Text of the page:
Summary: Catastrophes happen. As Christians, we need to be careful when assessing the cause of tragedy. It is natural to ask, “Who or what is to blame when tragedy or disaster strikes?” Let us examine this issue.
Whose Fault Is It?
When catastrophes or tragedies strike quite often we become like the disciples in John 9 when they met a man blind from birth. Their immediate reaction was that it was the judgment of God upon either this man or his parents. When the devastating earthquake struck Haiti many were quick to pronounce it as the judgment of God. As Christians, we need to be careful when assessing the cause of tragedy. Christ pointed out to His disciples that the blindness of the man they encountered was not a judgment on him or his family but an opportunity to show the work of God. It is natural to ask, “Who or what is to blame when tragedy or disaster strikes?” Let us examine this issue.
I. There are times when disaster is part of living in a fallen world
A. We have all heard the story of Adam and Eve in the Garden of Eden. Their sin moved God to make a series of declarations that transformed part of creation in addition to the pronouncements made to Adam and Eve. Prior to the fall of man, everything on Earth was in harmony. Since the fall, there has been conflict between nature and mankind. In Genesis 3:17-18 we read:
• Then to Adam He said, “Because you have heeded the voice of your wife, and have eaten from the tree of which I commanded you, saying, ‘You shall not eat of it’: “Cursed is the ground for your sake; in sorrow you shall eat of it all the days of your life. Both thorns and thistles it shall bring forth for you, and you shall eat the herb of the field.”
The entire earth would feel the effects of the sin of mankind. Before he sinned against God all nature was in harmony. But when Adam sinned, God cursed the earth, and it no longer was the perfect environment man had once enjoyed.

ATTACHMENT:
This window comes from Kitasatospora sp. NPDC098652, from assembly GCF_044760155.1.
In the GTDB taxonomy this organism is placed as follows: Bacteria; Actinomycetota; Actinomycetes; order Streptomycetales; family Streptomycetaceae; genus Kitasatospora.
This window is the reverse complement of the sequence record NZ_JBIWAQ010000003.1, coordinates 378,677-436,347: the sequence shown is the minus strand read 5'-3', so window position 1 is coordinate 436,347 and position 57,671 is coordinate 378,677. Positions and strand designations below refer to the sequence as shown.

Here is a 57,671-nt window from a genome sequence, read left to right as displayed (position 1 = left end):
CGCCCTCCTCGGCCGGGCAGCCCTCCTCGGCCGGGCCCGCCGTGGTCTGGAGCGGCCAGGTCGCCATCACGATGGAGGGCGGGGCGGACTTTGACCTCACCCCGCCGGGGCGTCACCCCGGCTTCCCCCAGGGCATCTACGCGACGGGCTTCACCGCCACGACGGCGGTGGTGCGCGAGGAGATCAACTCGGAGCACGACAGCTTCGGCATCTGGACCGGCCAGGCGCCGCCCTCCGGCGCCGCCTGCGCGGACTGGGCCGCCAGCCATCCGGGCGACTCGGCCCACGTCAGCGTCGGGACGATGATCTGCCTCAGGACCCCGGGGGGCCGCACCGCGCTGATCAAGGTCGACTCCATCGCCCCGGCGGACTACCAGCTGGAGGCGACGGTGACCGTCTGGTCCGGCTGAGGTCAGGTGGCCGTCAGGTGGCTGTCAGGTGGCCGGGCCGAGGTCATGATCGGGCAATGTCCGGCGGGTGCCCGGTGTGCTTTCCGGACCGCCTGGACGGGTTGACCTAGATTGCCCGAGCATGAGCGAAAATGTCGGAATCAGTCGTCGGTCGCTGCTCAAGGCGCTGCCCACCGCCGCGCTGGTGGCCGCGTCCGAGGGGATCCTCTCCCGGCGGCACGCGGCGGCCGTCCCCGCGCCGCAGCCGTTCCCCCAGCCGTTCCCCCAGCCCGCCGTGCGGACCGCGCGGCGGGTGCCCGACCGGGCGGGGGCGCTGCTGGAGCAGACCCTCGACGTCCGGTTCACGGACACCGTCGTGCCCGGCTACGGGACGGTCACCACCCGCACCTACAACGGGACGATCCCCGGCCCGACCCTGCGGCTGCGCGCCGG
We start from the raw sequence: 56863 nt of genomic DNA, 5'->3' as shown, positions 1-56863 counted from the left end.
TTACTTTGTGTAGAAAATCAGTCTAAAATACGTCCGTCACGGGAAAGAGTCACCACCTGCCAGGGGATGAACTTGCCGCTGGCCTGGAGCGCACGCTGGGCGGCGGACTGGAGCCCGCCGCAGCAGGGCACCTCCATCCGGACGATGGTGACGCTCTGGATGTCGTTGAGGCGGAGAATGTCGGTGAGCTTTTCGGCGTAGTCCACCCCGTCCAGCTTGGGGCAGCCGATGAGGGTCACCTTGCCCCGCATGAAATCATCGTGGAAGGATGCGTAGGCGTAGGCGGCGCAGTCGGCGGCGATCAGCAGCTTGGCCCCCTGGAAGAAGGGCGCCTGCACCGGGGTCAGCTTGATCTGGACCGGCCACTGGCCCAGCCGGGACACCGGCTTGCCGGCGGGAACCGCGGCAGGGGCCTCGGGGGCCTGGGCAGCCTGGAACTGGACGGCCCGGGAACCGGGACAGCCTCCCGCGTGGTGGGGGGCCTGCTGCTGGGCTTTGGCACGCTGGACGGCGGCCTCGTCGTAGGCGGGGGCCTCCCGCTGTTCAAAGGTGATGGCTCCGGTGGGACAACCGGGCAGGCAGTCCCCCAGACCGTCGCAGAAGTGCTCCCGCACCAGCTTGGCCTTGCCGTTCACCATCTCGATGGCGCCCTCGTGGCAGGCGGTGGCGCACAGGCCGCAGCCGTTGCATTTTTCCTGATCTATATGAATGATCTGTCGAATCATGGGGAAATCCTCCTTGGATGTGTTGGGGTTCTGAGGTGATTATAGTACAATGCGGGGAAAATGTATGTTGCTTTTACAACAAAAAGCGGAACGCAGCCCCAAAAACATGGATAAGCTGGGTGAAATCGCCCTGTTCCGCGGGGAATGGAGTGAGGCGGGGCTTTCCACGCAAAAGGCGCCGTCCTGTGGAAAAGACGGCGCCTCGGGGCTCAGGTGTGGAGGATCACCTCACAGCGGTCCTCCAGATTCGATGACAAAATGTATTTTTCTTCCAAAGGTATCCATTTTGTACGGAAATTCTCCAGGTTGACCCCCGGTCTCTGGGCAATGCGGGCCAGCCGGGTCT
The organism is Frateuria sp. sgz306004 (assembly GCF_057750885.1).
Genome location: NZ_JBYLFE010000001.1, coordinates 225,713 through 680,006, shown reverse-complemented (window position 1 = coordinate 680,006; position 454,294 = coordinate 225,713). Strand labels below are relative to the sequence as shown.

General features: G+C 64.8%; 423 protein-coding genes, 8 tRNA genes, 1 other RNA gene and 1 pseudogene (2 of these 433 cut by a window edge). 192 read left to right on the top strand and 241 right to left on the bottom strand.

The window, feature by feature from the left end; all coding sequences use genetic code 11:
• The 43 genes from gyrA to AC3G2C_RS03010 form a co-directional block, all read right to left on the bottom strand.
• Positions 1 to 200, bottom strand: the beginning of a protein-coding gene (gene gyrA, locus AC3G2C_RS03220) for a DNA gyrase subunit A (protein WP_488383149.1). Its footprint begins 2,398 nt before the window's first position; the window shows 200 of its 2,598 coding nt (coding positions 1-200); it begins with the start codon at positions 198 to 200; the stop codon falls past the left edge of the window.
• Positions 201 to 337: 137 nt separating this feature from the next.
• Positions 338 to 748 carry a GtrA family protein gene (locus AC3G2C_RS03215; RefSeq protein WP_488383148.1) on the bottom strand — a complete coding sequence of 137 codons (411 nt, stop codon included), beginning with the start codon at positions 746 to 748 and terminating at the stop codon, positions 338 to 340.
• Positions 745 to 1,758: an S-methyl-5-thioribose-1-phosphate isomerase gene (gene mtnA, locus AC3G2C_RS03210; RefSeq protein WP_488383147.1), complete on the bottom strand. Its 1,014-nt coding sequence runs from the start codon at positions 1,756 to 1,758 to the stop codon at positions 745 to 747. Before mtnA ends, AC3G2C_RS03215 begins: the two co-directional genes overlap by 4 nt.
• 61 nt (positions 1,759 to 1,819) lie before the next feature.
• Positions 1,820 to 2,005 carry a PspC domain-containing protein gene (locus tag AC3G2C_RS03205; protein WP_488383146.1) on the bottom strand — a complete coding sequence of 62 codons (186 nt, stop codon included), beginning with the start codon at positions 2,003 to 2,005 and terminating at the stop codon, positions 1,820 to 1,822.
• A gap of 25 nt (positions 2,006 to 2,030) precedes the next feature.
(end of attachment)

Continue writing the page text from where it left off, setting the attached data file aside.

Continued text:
B. Many of the natural disasters that we experience are merely the consequence of the fall of man in the Garden of Eden.
C. The law of entropy states that everything in the universe is continuously and irreversibly decaying.
D. The world is full of natural disasters because we live in a fallen world. Sin has polluted our perfect world.
E. Jesus said in Luke 21:11 “And great earthquakes shall be in different places, and famines and plagues...”
II. There are times when disaster is the result of Man’s actions
A. Man in his sin has failed to keep the command of the God given in Genesis 1:28.
• “And God blessed them, and God said unto them, ‘Be fruitful, and multiply, and replenish the earth, and subdue it: and have dominion over the fish of the sea, and over the fowl of the air, and over every living thing that moves upon the earth.’”
B. The stewardship of the earth has been given to man. This responsibility is illustrated in Leviticus 25:2-8 where the Israelites were to rest the land every seventh year. But man has continually failed to obey God.
C. An example of this plundering of the planet is seen in the disaster ridden nation of Haiti. Once known as the Pearl of the Antilles for its beautiful forested mountains, Haiti is no longer covered with forests. Seeking to survive economically after the bloody revolution from France, in its poverty the nation began to harvest their forests to the place that less than 2% of the country’s original forests remain. The impoverished country depends on trees for 71 percent of its energy use: firewood in the countryside, wood charcoal in the cities. For an impoverished peasant, stripping the forests has become a way to get by. “If I’m a farmer and my crops are failing, what can I do?” said one peasant. “Do I die today? Or do I extend my life for the next few days by cutting trees and selling charcoal so I can buy medicine? So I can buy some fertilizer so I can grow some lettuce?” When the forests are gone, the slopes can’t hold on to their soil. Entire villages are lost to mudslides. Roads and bridges are damaged. The slums continue to swell. Haiti sinks deeper into poverty. Pressed to survive, another farmer chops down another tree. - copied